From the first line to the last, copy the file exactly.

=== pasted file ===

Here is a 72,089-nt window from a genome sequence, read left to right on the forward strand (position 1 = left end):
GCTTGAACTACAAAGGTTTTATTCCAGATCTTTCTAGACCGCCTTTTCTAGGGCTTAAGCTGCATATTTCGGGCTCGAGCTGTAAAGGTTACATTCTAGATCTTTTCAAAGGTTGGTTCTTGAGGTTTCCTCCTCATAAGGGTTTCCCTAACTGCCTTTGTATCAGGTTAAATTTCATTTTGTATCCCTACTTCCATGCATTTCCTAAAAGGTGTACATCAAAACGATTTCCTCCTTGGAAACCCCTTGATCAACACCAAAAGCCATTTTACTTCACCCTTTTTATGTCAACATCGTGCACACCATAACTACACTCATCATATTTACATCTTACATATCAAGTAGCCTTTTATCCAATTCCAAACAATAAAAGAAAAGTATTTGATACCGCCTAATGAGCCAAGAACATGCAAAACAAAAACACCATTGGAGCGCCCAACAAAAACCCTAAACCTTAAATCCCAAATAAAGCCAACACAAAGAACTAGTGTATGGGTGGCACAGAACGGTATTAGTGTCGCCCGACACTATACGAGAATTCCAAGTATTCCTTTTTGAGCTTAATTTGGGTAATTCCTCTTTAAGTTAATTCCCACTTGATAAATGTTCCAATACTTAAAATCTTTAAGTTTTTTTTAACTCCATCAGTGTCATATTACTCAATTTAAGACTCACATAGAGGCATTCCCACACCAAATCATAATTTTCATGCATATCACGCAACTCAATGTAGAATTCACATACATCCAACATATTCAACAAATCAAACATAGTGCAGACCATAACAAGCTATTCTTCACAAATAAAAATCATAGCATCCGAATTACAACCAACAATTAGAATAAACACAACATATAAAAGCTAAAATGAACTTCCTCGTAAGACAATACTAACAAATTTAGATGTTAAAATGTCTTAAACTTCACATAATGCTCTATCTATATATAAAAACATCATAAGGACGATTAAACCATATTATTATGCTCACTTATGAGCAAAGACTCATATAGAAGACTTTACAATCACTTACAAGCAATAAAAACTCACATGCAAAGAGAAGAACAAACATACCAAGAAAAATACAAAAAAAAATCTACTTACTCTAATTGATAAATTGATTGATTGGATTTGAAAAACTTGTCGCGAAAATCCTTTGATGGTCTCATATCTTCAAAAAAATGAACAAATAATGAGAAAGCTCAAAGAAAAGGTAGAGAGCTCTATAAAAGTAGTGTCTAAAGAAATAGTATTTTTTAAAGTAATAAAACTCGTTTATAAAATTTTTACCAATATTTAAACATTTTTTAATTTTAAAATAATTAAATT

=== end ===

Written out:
Here is a 72,089-nt window from a genome sequence, read left to right on the forward strand (position 1 = left end):
GCTTGAACTACAAAGGTTTTATTCCAGATCTTTCTAGACCGCCTTTTCTAGGGCTTAAGCTGCATATTTCGGGCTCGAGCTGTAAAGGTTACATTCTAGATCTTTTCAAAGGTTGGTTCTTGAGGTTTCCTCCTCATAAGGGTTTCCCTAACTGCCTTTGTATCAGGTTAAATTTCATTTTGTATCCCTACTTCCATGCATTTCCTAAAAGGTGTACATCAAAACGATTTCCTCCTTGGAAACCCCTTGATCAACACCAAAAGCCATTTTACTTCACCCTTTTTATGTCAACATCGTGCACACCATAACTACACTCATCATATTTACATCTTACATATCAAGTAGCCTTTTATCCAATTCCAAACAATAAAAGAAAAGTATTTGATACCGCCTAATGAGCCAAGAACATGCAAAACAAAAACACCATTGGAGCGCCCAACAAAAACCCTAAACCTTAAATCCCAAATAAAGCCAACACAAAGAACTAGTGTATGGGTGGCACAGAACGGTATTAGTGTCGCCCGACACTATACGAGAATTCCAAGTATTCCTTTTTGAGCTTAATTTGGGTAATTCCTCTTTAAGTTAATTCCCACTTGATAAATGTTCCAATACTTAAAATCTTTAAGTTTTTTTTAACTCCATCAGTGTCATATTACTCAATTTAAGACTCACATAGAGGCATTCCCACACCAAATCATAATTTTCATGCATATCACGCAACTCAATGTAGAATTCACATACATCCAACATATTCAACAAATCAAACATAGTGCAGACCATAACAAGCTATTCTTCACAAATAAAAATCATAGCATCCGAATTACAACCAACAATTAGAATAAACACAACATATAAAAGCTAAAATGAACTTCCTCGTAAGACAATACTAACAAATTTAGATGTTAAAATGTCTTAAACTTCACATAATGCTCTATCTATATATAAAAACATCATAAGGACGATTAAACCATATTATTATGCTCACTTATGAGCAAAGACTCATATAGAAGACTTTACAATCACTTACAAGCAATAAAAACTCACATGCAAAGAGAAGAACAAACATACCAAGAAAAATACAAAAAAAAATCTACTTACTCTAATTGATAAATTGATTGATTGGATTTGAAAAACTTGTCGCGAAAATCCTTTGATGGTCTCATATCTTCAAAAAAATGAACAAATAATGAGAAAGCTCAAAGAAAAGGTAGAGAGCTCTATAAAAGTAGTGTCTAAAGAAATAGTATTTTTTAAAGTAATAAAACTCGTTTATAAAATTTTTACCAATATTTAAACATTTTTTAATTTTAAAATAATTAAATT